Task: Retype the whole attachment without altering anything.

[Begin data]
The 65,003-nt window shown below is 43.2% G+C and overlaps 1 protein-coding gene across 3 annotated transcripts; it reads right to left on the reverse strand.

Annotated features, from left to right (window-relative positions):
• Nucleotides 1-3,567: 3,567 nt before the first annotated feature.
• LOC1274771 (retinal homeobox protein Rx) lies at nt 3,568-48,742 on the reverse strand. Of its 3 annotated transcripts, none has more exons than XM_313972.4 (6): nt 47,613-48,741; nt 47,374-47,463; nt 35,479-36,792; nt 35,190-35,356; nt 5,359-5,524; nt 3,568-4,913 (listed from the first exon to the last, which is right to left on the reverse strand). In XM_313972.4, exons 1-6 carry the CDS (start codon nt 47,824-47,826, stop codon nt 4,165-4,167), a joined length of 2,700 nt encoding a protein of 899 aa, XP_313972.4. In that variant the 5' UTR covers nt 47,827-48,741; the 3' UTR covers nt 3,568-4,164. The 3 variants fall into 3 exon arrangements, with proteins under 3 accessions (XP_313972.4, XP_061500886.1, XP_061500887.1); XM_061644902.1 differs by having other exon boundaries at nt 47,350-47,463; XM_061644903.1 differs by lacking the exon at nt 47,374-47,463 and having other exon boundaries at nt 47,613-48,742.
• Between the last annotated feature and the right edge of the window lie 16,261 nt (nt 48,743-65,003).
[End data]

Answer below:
The 65,003-nt window shown below is 43.2% G+C and overlaps 1 protein-coding gene across 3 annotated transcripts; it reads right to left on the reverse strand.

Annotated features, from left to right (window-relative positions):
• Nucleotides 1-3,567: 3,567 nt before the first annotated feature.
• LOC1274771 (retinal homeobox protein Rx) lies at nt 3,568-48,742 on the reverse strand. Of its 3 annotated transcripts, none has more exons than XM_313972.4 (6): nt 47,613-48,741; nt 47,374-47,463; nt 35,479-36,792; nt 35,190-35,356; nt 5,359-5,524; nt 3,568-4,913 (listed from the first exon to the last, which is right to left on the reverse strand). In XM_313972.4, exons 1-6 carry the CDS (start codon nt 47,824-47,826, stop codon nt 4,165-4,167), a joined length of 2,700 nt encoding a protein of 899 aa, XP_313972.4. In that variant the 5' UTR covers nt 47,827-48,741; the 3' UTR covers nt 3,568-4,164. The 3 variants fall into 3 exon arrangements, with proteins under 3 accessions (XP_313972.4, XP_061500886.1, XP_061500887.1); XM_061644902.1 differs by having other exon boundaries at nt 47,350-47,463; XM_061644903.1 differs by lacking the exon at nt 47,374-47,463 and having other exon boundaries at nt 47,613-48,742.
• Between the last annotated feature and the right edge of the window lie 16,261 nt (nt 48,743-65,003).